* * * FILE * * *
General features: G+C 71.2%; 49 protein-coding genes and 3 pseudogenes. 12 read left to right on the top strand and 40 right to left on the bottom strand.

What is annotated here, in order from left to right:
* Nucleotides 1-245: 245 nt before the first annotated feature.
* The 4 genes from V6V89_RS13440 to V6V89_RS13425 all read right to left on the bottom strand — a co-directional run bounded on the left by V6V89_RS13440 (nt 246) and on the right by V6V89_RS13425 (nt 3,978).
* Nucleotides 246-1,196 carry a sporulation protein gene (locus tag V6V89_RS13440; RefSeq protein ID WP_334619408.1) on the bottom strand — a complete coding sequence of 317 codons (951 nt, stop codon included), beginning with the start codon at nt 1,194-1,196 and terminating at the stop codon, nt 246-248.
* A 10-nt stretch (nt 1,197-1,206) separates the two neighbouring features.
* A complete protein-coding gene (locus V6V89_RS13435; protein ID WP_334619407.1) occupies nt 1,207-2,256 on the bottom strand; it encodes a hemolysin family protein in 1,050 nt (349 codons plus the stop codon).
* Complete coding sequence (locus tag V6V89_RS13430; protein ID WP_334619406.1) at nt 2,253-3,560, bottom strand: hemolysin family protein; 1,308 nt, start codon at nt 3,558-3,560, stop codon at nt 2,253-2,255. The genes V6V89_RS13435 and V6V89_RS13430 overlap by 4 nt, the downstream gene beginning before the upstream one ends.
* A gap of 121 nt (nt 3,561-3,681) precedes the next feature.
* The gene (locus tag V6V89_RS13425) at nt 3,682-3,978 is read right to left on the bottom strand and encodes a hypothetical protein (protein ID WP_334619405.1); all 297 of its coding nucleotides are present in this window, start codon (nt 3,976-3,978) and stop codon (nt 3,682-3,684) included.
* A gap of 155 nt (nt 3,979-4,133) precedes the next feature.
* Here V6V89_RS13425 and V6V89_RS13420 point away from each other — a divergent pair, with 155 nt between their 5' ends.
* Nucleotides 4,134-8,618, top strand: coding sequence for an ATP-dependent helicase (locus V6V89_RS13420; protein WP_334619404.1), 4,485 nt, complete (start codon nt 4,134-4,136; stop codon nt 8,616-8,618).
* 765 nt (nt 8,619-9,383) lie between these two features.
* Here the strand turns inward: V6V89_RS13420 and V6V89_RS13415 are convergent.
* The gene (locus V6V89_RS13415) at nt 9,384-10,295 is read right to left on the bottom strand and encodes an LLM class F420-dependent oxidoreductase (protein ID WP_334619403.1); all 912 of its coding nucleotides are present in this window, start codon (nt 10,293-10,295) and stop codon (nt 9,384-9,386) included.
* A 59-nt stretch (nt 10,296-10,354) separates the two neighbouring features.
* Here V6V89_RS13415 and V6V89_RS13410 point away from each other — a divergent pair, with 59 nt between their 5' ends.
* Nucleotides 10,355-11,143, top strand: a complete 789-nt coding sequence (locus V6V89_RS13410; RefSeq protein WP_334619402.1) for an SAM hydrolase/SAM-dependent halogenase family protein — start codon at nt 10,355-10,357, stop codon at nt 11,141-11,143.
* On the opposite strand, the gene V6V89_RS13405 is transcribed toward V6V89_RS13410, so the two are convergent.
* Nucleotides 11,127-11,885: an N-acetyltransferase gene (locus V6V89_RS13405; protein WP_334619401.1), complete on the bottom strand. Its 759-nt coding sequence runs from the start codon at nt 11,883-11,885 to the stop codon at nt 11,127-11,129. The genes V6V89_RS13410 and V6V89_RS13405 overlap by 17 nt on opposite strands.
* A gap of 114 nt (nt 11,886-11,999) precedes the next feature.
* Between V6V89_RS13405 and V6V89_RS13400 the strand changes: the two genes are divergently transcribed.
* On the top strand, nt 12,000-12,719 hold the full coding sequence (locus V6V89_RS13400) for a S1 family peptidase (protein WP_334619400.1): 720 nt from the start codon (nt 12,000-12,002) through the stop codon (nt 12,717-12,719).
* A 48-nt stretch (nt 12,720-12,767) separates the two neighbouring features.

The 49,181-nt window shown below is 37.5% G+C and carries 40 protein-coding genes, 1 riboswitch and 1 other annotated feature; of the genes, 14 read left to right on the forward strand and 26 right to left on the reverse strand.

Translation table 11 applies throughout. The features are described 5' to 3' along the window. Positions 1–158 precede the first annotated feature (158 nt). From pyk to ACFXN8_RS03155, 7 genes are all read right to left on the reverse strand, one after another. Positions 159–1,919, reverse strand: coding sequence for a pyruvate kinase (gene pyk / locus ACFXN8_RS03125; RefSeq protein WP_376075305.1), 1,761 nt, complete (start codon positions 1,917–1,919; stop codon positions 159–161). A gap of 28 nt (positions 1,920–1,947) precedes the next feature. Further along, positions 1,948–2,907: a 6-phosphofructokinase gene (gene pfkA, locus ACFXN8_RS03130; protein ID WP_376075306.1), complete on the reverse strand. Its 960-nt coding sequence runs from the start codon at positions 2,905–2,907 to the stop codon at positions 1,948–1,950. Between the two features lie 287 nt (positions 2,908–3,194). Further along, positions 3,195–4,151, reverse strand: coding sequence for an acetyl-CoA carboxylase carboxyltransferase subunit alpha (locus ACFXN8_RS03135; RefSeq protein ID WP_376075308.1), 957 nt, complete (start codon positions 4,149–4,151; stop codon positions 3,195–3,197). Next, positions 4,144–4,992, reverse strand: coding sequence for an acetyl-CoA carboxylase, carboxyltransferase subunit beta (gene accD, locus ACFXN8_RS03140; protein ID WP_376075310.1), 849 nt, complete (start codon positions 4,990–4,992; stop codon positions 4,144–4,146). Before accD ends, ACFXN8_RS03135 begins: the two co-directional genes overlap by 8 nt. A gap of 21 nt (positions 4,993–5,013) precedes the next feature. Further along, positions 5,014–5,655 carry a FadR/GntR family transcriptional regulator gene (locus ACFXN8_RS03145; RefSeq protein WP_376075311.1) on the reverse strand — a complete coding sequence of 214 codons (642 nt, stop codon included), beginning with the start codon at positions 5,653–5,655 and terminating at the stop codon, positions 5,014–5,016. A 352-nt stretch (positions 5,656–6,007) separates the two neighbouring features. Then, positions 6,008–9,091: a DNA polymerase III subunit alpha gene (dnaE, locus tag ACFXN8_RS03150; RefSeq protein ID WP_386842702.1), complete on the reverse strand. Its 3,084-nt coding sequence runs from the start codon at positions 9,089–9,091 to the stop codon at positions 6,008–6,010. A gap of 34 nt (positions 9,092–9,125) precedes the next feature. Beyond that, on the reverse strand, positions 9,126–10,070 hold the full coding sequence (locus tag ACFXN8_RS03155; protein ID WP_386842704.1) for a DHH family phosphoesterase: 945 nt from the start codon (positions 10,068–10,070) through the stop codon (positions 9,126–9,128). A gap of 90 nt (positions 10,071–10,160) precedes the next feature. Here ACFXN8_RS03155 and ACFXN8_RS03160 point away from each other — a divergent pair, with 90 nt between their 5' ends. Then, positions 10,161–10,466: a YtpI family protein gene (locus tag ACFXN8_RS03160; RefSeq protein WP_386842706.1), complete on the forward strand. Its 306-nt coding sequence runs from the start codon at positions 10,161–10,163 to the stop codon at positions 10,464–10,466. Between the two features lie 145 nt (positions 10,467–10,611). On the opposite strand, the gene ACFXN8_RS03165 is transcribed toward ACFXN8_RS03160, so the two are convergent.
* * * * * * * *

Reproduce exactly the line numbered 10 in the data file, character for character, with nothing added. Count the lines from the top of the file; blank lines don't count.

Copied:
* The gene (locus tag V6V89_RS13425) at nt 3,682-3,978 is read right to left on the bottom strand and encodes a hypothetical protein (protein ID WP_334619405.1); all 297 of its coding nucleotides are present in this window, start codon (nt 3,976-3,978) and stop codon (nt 3,682-3,684) included.